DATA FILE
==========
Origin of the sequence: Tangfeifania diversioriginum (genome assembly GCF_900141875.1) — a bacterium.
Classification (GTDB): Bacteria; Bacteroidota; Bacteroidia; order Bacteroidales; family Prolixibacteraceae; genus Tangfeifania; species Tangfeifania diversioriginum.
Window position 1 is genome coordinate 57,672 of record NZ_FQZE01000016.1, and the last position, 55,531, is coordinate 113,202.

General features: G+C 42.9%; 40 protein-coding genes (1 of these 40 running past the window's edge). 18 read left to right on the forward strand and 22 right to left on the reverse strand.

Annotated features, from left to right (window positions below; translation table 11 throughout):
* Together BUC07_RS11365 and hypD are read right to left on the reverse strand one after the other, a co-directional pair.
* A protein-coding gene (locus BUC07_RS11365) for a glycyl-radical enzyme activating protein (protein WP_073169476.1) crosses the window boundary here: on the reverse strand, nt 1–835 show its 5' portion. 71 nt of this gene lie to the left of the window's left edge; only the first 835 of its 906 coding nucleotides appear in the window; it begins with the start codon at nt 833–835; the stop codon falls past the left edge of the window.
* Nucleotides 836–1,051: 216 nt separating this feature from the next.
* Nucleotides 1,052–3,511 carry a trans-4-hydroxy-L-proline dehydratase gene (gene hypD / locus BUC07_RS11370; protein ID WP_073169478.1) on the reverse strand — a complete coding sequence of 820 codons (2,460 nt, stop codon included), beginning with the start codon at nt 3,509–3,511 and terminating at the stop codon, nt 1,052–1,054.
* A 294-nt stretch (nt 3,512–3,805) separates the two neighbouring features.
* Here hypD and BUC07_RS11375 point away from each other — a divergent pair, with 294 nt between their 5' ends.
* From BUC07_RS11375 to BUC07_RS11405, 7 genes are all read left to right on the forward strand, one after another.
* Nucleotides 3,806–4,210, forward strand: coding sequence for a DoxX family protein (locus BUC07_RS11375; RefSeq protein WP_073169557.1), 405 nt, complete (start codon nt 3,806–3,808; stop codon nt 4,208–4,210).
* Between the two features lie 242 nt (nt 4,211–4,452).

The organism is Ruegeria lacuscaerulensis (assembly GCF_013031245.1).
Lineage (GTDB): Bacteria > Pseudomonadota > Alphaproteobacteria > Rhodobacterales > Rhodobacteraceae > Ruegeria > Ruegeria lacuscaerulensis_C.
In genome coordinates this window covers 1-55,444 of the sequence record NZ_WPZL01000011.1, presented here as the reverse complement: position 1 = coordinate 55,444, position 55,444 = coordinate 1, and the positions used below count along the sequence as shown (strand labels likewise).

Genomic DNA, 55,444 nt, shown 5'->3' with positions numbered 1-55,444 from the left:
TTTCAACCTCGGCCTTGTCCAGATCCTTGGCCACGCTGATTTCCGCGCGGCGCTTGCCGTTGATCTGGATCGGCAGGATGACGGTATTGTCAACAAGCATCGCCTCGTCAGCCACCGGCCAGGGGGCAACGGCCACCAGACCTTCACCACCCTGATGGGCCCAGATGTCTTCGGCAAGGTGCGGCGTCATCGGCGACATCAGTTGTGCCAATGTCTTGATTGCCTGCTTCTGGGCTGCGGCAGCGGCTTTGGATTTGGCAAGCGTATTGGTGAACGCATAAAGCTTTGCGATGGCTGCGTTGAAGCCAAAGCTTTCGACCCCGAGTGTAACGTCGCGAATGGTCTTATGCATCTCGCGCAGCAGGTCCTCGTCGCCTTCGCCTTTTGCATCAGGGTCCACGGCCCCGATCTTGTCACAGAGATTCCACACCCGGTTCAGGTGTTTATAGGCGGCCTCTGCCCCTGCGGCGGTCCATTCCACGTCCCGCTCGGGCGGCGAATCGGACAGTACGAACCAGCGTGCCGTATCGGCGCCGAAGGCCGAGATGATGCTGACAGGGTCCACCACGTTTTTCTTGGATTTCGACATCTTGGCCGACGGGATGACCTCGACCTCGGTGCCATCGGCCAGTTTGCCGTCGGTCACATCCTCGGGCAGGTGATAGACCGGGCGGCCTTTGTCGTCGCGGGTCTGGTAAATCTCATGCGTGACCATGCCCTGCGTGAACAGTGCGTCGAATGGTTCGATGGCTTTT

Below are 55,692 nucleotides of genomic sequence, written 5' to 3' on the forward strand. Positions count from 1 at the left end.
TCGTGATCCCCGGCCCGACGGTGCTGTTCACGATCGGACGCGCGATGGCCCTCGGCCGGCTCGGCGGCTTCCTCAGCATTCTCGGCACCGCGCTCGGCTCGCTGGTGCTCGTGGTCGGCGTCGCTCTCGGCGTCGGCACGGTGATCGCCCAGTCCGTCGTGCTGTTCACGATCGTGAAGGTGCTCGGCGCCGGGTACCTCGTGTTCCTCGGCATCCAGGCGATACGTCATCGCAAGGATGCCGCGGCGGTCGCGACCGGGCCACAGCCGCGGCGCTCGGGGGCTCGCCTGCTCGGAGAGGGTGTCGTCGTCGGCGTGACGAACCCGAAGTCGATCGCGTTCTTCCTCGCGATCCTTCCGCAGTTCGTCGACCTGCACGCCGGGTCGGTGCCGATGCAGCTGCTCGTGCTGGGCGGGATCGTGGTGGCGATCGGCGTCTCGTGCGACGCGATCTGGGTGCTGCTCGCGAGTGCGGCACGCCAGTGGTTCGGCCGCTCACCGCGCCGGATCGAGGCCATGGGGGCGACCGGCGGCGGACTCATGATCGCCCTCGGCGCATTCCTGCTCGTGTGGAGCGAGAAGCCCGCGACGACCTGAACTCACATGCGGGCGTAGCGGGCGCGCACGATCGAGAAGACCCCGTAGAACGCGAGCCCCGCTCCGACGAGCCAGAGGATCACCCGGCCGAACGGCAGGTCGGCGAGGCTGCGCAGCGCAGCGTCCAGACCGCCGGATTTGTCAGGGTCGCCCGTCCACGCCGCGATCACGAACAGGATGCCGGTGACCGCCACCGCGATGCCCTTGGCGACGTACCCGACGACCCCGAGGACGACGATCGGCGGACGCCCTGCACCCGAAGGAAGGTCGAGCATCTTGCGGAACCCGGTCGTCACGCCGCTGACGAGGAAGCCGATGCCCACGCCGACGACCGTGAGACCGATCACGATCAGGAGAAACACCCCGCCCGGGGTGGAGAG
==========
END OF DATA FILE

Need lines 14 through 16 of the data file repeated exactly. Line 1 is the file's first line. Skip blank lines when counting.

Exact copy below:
* Between the two features lie 242 nt (nt 4,211–4,452).

The organism is Ruegeria lacuscaerulensis (assembly GCF_013031245.1).
Lineage (GTDB): Bacteria > Pseudomonadota > Alphaproteobacteria > Rhodobacterales > Rhodobacteraceae > Ruegeria > Ruegeria lacuscaerulensis_C.